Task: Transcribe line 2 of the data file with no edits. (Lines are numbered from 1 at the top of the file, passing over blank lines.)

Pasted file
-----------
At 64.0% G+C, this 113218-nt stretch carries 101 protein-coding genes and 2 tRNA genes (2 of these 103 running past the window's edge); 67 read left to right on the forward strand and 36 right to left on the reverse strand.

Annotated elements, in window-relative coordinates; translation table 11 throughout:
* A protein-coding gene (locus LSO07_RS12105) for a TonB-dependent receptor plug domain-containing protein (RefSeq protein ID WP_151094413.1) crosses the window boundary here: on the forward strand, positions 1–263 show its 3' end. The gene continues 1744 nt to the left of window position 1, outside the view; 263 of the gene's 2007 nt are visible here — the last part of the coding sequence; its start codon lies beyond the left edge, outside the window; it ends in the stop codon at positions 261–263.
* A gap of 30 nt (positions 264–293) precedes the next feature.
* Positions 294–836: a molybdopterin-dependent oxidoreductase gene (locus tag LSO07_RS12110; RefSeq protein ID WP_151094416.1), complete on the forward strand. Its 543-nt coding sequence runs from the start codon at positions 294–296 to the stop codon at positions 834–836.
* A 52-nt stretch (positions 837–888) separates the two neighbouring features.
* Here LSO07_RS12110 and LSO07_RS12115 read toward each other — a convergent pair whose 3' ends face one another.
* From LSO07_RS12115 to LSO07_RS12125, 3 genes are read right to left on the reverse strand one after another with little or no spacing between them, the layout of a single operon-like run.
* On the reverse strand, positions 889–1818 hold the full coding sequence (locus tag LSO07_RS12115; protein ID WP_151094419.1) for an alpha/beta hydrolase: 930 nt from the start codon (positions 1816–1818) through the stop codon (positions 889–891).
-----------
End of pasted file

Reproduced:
Annotated elements, in window-relative coordinates; translation table 11 throughout: